Firenze: Santa Maria Novella

Picture this. An overcast Saturday morning. Kids are screaming and fighting over toys. And running around. And biking around. And kicking regulation soccer balls. In the apartment.

We knew we had to get the whole crew out or someone might not live to see the evening.

So, out to the busstop on our piazza, waiting for the 6A or 6B, the working idea being to go to Santa Maria Novella train station to talk to the ATAF (local transit) people about our bus passes. (Is Vic too tall to still ride for free? What’s the family pass? Is there a student discount? etc.)

Eleanor uncharacteristically acquiesced to being buckled in her stroller, squawking only a bit, and understandably, when we all gawked and exclaimed through the windows upon seeing a matching pair of white steeds pulling an open carriage through Piazza San Marco, driven by a handsome Italian in full grey livery – top hat, cape.

“Dove cavalli?” Eleanor demanded loudly. “Su, su.”

We all admired the horses together, then had a long discussion in Italian of what foods might constitute primi and secondi for horses. In what order apples? hay? sugarcubes? Eleanor thought they might best enjoy gelato for dessert.

The station S.M.N was of course a total Saturday morning zoo. We first addressed ourselves to the repurposed ATAF bus with our questions. About 10 seconds into the conversation, the attendant implored Jason to go inside to the ATAF window, where ATAF experts could best assist us.

Into the heart of S.M.N. we went, Jason holding tightly on to Victor’s hand, me pushing Eleanor forward in the stroller. We found the windows, waited briefly in line, and then monopolized the attention of a middle-aged functionary for a solid ten minutes. Answers:

  1. Is Victor much over one meter tall?
  2. Why are we so honest?
  3. Seriously, why are we asking about getting a bus pass for the little guy?
  4. What… for the littlest one too? It will be years before she is solidly past one meter in height.
  5. Who are you people? We don’t even understand your questions.
  6. I am Jason’s wife? 
  7. So I get the second annual pass at a deep discount if Jason buys the first at full freight.
  8. Vic needs a picture to make the bus pass.
  9. It sounds like he gets some sort of student pass for a very reasonable rate.
  10. But wait until next year, for crying out loud. He looks short enough to ATAF.
Eleanor and I assessed the plaster ice cream cones outside of Venchi. She angled hard for Saturday morning gelato but lost. The store was stocked with high-end chocolates of the hostess gift variety, such as might sell briskly in a train station.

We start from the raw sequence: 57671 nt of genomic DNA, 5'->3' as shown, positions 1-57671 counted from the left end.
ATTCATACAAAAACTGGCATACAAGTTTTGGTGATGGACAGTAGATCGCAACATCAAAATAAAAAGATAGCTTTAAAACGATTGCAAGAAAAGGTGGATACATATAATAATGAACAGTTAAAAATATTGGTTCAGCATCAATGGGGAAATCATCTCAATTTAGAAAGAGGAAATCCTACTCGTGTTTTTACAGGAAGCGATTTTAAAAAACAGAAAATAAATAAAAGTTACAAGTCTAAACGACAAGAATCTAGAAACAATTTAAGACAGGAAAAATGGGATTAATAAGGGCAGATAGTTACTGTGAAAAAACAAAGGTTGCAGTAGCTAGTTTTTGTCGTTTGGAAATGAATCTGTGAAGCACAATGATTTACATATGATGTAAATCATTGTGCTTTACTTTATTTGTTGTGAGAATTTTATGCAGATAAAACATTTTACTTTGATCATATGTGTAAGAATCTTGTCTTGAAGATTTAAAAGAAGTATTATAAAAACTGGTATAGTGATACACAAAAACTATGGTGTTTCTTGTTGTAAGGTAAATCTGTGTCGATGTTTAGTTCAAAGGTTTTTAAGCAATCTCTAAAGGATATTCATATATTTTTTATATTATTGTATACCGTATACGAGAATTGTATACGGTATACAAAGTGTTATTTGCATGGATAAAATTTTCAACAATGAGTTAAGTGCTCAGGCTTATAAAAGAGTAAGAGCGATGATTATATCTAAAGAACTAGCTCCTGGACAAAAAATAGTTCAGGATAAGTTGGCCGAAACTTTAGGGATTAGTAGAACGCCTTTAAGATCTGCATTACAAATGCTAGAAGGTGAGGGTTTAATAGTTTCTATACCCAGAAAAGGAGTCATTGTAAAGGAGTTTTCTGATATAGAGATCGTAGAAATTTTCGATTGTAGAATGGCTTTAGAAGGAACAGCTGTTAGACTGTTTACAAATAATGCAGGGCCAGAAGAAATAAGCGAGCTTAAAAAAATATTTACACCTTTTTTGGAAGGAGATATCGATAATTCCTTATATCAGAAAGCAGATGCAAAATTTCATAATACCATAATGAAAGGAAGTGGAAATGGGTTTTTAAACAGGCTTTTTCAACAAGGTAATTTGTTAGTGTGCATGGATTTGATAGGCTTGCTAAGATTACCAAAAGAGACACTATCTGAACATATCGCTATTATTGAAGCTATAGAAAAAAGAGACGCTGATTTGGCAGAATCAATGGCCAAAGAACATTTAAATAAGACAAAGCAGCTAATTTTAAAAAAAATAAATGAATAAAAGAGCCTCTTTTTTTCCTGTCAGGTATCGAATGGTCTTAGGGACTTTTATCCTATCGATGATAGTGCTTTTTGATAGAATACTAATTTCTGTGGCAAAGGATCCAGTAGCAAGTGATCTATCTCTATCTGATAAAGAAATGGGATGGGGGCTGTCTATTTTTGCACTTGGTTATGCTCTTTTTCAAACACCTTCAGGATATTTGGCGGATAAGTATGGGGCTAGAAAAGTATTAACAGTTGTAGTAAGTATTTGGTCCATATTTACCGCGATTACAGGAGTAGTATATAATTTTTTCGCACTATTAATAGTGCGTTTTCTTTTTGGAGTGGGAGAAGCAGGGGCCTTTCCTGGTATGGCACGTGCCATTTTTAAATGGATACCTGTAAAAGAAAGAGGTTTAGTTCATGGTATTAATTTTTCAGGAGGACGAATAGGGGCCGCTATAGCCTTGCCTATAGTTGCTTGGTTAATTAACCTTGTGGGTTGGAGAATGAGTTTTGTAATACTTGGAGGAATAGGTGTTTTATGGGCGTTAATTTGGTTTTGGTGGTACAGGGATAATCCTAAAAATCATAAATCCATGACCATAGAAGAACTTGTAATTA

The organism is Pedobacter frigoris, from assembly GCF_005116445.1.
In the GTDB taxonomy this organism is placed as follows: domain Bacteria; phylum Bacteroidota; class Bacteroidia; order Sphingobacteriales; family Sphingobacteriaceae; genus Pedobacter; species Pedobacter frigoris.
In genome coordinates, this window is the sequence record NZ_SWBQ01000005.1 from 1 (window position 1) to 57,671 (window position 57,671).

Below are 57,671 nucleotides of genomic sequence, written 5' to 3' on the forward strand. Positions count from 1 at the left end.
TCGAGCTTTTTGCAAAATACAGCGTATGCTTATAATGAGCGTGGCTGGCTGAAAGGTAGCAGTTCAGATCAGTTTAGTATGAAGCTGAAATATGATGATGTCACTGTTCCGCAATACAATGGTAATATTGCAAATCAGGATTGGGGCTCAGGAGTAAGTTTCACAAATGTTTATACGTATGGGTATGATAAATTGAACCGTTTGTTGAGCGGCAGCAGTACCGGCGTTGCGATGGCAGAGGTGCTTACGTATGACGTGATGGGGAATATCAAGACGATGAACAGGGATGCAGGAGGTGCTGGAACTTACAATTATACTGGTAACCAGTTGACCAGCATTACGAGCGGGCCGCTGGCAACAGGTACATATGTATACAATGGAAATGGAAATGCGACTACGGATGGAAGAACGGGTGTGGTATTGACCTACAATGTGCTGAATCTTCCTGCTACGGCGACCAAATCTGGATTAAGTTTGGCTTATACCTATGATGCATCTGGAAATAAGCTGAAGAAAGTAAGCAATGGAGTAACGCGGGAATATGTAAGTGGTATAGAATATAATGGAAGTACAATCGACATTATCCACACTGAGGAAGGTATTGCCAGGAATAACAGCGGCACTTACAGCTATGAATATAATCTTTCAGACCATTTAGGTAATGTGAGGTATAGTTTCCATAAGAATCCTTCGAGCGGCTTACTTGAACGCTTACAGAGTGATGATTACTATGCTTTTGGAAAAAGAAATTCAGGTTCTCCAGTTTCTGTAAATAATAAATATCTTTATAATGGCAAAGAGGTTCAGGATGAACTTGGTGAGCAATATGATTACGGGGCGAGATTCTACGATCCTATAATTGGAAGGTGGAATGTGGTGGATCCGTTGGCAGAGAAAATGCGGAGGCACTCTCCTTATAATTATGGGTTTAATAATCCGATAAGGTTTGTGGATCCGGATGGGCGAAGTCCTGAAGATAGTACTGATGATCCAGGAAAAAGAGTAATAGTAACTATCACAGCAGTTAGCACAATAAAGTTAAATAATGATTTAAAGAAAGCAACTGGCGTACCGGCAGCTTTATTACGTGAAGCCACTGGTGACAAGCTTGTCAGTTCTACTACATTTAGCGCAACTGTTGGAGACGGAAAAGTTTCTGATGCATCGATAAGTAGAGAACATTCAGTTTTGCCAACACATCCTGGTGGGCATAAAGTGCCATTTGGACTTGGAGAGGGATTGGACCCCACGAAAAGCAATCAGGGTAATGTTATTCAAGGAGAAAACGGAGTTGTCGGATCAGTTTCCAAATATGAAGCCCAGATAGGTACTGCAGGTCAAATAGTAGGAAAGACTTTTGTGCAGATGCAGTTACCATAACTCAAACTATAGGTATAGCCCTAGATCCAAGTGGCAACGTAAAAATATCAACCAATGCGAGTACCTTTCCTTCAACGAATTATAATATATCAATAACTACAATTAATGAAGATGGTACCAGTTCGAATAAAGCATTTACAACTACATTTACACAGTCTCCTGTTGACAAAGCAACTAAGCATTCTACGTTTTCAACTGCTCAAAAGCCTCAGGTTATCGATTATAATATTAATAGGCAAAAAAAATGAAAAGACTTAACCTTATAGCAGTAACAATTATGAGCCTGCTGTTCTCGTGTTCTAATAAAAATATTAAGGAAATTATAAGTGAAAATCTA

We decided to bus to Oltrarno to pay a visit to our friend Ellen, but first the weekend bus timetable and then the weather conspired against us, as fat, cold drops began to fall while we attempted to herd the kids on a narrow median between the tram line and an arterial street.
We cut across the Piazza della Stazione to the busstop for the C2, and the minibus passed us as we were 50 feet from the stop. Of course no posted timetable. The rain seemed to have ceased. 
We decided to saunter in to Santa Maria Novella itself. We’re right here! Ir’s a pretty enough day. It’s not quite lunch. 
Eleanor was carrying on in very loud Italian, really establishing her cultural bona fides, on the pedestrianized street in front of all the retail on the piazza, to the delight of more than one Italian onlooker. “Ma dove?! Dove, mamma!? Dove? Di la? Di qua? Dimmi dove ti prego.”
No lines at all, and Jason had brought his ID card with him to verify our residence status, which got the lot of us in for free. We’d been before, each of us, numerous times, but not for years, and certainly not with Team Energy.
The church inside was cool but well lit, lightly sprinkled with tourists. I’d forgotten how big it is. 
I unsuccessfully attempted to leave the stroller at the entrance, as two youngish, robed monks to my left asked the information desk, “Who reserved a mass? We are here to say the mass. Where are we supposed to go? Someone has reserved a mass.” The organizational logistics of prepaid reserved masses were still being clarified as we headed up the right aisle. 
Victor and Eleanor each lit a candle. They also enjoyed scampering up and down 600-year-old marble staircases to see various chapels. 
“Who’s that guy on the floor?” Victor asked me in the Capella Ruccellai. A bronze face gazed beatifically heavenward.
“Mmmm he is buried there. His name was ….Leonardo Dati.” I squinted through the bars.
“He is in there?”
“Well … what’s left of him.”
As we came down the stairs I told Jason.
“Oh, it’s Leonardo Dati up there, really?”
Sigh – giggle. Being with Jason in Florence … there is really nothing comparable in my life to my walking Florentine almanac husband.
Someone please tell me which chapel this is.
I love the row of hanging iron lamps.
Feels like Cordoba.